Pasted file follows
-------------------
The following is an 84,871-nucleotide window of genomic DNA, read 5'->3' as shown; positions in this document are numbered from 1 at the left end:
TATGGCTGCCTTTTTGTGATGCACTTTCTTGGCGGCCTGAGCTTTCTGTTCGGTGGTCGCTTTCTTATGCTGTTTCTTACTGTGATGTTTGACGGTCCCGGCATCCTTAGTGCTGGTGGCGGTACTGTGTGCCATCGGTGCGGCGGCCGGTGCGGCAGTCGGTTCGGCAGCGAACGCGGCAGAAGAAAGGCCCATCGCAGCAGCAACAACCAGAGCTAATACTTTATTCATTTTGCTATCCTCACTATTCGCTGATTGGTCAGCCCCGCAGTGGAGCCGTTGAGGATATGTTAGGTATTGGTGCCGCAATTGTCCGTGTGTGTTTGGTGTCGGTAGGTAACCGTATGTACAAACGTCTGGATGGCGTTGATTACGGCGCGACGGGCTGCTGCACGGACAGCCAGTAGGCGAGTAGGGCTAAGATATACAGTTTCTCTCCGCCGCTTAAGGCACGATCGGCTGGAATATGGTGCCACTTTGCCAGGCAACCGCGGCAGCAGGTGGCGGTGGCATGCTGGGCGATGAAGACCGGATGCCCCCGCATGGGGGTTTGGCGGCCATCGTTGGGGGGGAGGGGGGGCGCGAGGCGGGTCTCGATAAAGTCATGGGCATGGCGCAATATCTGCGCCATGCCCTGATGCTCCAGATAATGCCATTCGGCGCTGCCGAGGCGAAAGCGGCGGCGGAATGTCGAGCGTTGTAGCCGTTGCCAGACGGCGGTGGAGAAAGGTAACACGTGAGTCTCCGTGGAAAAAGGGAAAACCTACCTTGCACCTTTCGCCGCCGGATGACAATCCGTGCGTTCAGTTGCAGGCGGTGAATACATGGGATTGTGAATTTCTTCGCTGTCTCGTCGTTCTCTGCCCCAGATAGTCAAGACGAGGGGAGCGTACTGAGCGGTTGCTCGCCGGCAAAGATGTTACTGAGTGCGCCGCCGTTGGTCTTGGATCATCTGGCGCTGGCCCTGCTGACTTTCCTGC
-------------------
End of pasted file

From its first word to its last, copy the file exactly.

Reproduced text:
The following is an 84,871-nucleotide window of genomic DNA, read 5'->3' as shown; positions in this document are numbered from 1 at the left end:
TATGGCTGCCTTTTTGTGATGCACTTTCTTGGCGGCCTGAGCTTTCTGTTCGGTGGTCGCTTTCTTATGCTGTTTCTTACTGTGATGTTTGACGGTCCCGGCATCCTTAGTGCTGGTGGCGGTACTGTGTGCCATCGGTGCGGCGGCCGGTGCGGCAGTCGGTTCGGCAGCGAACGCGGCAGAAGAAAGGCCCATCGCAGCAGCAACAACCAGAGCTAATACTTTATTCATTTTGCTATCCTCACTATTCGCTGATTGGTCAGCCCCGCAGTGGAGCCGTTGAGGATATGTTAGGTATTGGTGCCGCAATTGTCCGTGTGTGTTTGGTGTCGGTAGGTAACCGTATGTACAAACGTCTGGATGGCGTTGATTACGGCGCGACGGGCTGCTGCACGGACAGCCAGTAGGCGAGTAGGGCTAAGATATACAGTTTCTCTCCGCCGCTTAAGGCACGATCGGCTGGAATATGGTGCCACTTTGCCAGGCAACCGCGGCAGCAGGTGGCGGTGGCATGCTGGGCGATGAAGACCGGATGCCCCCGCATGGGGGTTTGGCGGCCATCGTTGGGGGGGAGGGGGGGCGCGAGGCGGGTCTCGATAAAGTCATGGGCATGGCGCAATATCTGCGCCATGCCCTGATGCTCCAGATAATGCCATTCGGCGCTGCCGAGGCGAAAGCGGCGGCGGAATGTCGAGCGTTGTAGCCGTTGCCAGACGGCGGTGGAGAAAGGTAACACGTGAGTCTCCGTGGAAAAAGGGAAAACCTACCTTGCACCTTTCGCCGCCGGATGACAATCCGTGCGTTCAGTTGCAGGCGGTGAATACATGGGATTGTGAATTTCTTCGCTGTCTCGTCGTTCTCTGCCCCAGATAGTCAAGACGAGGGGAGCGTACTGAGCGGTTGCTCGCCGGCAAAGATGTTACTGAGTGCGCCGCCGTTGGTCTTGGATCATCTGGCGCTGGCCCTGCTGACTTTCCTGC